I would usually include this as a comment on my previous post. Philip has urged us to put more substantive comments as new posts on the grounds that many readers do not read the comments – I hope that is not true.
Commenters have rightly pointed to the substantial uncertainty surrounding the growth projections in the SPU. Kevin’s post also puts a question mark over near-term projections. This uncertainty is a major theme of the IFAC’s recent Fiscal Assessment Report (available here). Although it is benchmarked on the projections in Budget 2012 rather than recently released SPU, one of the things we do in the report is examine the budgetary implications out to 2015 of alternative nominal growth assumptions. The Figures on page 34 provide a sensitivity analysis based on a relatively simple simulation model that allows for two-way causality between the deficit and the state of the economy. Figure 3.3.c shows the implied additional discretionary adjustments that would be required to meet the EDP target of a deficit below 3 percent of GDP in 2015 based on alternative nominal growth assumptions.
On the question of the need for a less contractionary fiscal stance for the euro zone as a whole that Kevin emphasises, Simon Wren-Lewis had a typically thoughtful piece a couple of weeks back on the constraints on fiscal policy within the monetary union (see here). Unfortunately, I am sceptical that much will be forthcoming in this direction. While I am under no illusions about the massive – some might say impossible – political challenge, I think the best route to ease the contractionary forces within the euro zone still remain with the ECB. A credible commitment to a higher euro zone inflation target (say 4 percent) – or, even better, and price-level target based on underlying 4 percent inflation – offers a real opportunity.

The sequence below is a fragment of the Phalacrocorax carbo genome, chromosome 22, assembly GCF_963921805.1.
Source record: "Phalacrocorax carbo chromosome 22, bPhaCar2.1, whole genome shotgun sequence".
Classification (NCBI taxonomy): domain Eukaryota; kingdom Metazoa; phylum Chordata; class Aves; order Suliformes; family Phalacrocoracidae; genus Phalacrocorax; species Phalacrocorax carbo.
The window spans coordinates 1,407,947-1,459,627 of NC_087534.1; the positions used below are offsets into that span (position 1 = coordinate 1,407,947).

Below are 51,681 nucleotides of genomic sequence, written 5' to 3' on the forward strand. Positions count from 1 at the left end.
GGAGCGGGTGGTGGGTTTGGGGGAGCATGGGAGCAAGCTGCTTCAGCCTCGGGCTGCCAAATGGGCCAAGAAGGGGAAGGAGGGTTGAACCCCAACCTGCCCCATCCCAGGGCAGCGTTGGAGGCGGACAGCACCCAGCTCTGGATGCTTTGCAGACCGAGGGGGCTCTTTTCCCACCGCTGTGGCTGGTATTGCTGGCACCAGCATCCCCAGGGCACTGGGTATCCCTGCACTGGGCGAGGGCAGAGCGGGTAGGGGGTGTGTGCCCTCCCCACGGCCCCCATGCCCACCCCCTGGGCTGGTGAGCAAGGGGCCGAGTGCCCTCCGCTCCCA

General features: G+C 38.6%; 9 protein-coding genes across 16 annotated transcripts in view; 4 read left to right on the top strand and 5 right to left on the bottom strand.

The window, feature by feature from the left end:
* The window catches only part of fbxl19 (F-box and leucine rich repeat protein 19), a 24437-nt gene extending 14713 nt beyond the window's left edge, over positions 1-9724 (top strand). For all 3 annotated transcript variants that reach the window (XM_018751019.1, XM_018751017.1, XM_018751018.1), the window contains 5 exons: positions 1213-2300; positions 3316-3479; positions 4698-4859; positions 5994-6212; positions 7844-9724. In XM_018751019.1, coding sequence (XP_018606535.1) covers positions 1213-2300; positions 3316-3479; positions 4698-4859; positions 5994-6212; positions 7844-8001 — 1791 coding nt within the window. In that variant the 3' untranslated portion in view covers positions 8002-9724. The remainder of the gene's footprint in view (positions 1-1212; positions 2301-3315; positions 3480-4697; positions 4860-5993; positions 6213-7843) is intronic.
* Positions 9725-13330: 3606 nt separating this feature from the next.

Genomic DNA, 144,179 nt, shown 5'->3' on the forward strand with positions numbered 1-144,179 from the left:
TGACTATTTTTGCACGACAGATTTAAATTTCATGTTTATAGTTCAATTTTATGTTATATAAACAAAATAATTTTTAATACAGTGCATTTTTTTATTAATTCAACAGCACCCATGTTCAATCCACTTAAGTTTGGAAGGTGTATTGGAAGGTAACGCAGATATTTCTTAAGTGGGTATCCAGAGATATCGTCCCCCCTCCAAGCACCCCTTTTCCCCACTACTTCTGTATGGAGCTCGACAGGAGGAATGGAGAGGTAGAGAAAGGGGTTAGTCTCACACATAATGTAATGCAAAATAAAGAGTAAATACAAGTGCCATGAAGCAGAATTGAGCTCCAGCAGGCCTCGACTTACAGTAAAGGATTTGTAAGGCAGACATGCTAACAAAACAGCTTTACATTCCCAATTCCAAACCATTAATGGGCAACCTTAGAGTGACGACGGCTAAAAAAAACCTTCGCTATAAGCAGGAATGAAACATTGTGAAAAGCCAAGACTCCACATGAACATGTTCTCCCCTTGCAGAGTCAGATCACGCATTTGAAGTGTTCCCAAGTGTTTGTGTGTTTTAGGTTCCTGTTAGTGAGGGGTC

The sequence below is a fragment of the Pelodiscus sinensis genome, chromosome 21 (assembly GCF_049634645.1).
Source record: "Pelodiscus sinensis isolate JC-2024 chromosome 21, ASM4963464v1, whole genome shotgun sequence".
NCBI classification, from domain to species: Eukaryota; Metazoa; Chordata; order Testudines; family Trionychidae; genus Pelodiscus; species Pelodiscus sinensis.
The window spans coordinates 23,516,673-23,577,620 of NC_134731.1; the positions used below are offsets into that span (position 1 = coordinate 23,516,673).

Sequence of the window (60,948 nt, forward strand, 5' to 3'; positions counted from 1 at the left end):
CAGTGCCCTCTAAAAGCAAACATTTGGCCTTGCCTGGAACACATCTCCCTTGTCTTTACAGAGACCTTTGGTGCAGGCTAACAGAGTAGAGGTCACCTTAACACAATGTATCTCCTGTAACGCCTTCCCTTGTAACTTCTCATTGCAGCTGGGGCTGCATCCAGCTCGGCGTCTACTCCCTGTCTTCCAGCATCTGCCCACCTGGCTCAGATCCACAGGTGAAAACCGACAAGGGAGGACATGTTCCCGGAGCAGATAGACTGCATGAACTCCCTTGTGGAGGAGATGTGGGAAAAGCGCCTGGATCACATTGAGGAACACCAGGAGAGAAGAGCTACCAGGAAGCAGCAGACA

While there are downsides, this revised target could accomplish a number of things: (i) with a clear mandate to achieve this single target, it is compatible with a reasonable definition of price stability; (ii) it would allow for lower real interest rates, thereby boosting interest-sensitive spending; (iii) given inevitable nominal rigidities, it would allow for a more feasible route to real exchange rate depreciations in the periphery relative to the core; (iv) it should lead to a nominal depreciation of the euro, allowing further trade-weighted real depreciation for the periphery; (v) it would help ease real debt burdens; and (vi) it would help ease the overall euro zone budget constraint through higher seigniorage revenues.
I am probably more sympathetic than many readers to the concerns of stronger euro zone countries over the large contingent liabilities and moral hazard problems that come with substantially beefed up mutual fiscal support mechanisms. But, while recognising the value that countries place on price stability, the extent of the euro-zone crisis means that a higher inflation target appears to score well on any reasonable cost-benefit analysis. Some (sensible) radicalism is badly needed.